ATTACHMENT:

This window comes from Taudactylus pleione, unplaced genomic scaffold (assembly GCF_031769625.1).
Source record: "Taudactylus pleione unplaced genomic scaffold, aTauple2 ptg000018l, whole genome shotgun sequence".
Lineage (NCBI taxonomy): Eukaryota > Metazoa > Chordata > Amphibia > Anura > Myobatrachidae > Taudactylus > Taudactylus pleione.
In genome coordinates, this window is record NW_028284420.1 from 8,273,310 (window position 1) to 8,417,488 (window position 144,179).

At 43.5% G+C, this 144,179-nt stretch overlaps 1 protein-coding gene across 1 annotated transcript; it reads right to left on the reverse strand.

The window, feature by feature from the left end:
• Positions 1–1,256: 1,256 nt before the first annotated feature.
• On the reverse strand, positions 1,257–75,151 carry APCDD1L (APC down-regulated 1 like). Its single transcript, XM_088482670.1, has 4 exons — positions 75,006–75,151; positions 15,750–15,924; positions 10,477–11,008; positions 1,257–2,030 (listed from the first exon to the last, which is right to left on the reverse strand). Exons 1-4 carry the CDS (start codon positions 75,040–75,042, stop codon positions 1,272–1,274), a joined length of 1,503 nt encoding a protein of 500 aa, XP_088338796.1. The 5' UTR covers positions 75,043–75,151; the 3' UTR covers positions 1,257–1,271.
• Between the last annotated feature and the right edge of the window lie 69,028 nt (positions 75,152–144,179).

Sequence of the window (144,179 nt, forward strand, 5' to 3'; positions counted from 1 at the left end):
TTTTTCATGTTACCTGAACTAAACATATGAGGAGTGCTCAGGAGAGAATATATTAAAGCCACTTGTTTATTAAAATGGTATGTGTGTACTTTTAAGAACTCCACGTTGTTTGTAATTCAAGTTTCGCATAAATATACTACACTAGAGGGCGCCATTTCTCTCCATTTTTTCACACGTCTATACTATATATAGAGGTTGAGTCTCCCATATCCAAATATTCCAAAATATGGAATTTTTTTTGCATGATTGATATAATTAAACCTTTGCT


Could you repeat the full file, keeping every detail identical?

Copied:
This window comes from Taudactylus pleione, unplaced genomic scaffold (assembly GCF_031769625.1).
Source record: "Taudactylus pleione unplaced genomic scaffold, aTauple2 ptg000018l, whole genome shotgun sequence".
Lineage (NCBI taxonomy): Eukaryota > Metazoa > Chordata > Amphibia > Anura > Myobatrachidae > Taudactylus > Taudactylus pleione.
In genome coordinates, this window is record NW_028284420.1 from 8,273,310 (window position 1) to 8,417,488 (window position 144,179).

At 43.5% G+C, this 144,179-nt stretch overlaps 1 protein-coding gene across 1 annotated transcript; it reads right to left on the reverse strand.

The window, feature by feature from the left end:
• Positions 1–1,256: 1,256 nt before the first annotated feature.
• On the reverse strand, positions 1,257–75,151 carry APCDD1L (APC down-regulated 1 like). Its single transcript, XM_088482670.1, has 4 exons — positions 75,006–75,151; positions 15,750–15,924; positions 10,477–11,008; positions 1,257–2,030 (listed from the first exon to the last, which is right to left on the reverse strand). Exons 1-4 carry the CDS (start codon positions 75,040–75,042, stop codon positions 1,272–1,274), a joined length of 1,503 nt encoding a protein of 500 aa, XP_088338796.1. The 5' UTR covers positions 75,043–75,151; the 3' UTR covers positions 1,257–1,271.
• Between the last annotated feature and the right edge of the window lie 69,028 nt (positions 75,152–144,179).

Sequence of the window (144,179 nt, forward strand, 5' to 3'; positions counted from 1 at the left end):
TTTTTCATGTTACCTGAACTAAACATATGAGGAGTGCTCAGGAGAGAATATATTAAAGCCACTTGTTTATTAAAATGGTATGTGTGTACTTTTAAGAACTCCACGTTGTTTGTAATTCAAGTTTCGCATAAATATACTACACTAGAGGGCGCCATTTCTCTCCATTTTTTCACACGTCTATACTATATATAGAGGTTGAGTCTCCCATATCCAAATATTCCAAAATATGGAATTTTTTTTGCATGATTGATATAATTAAACCTTTGCT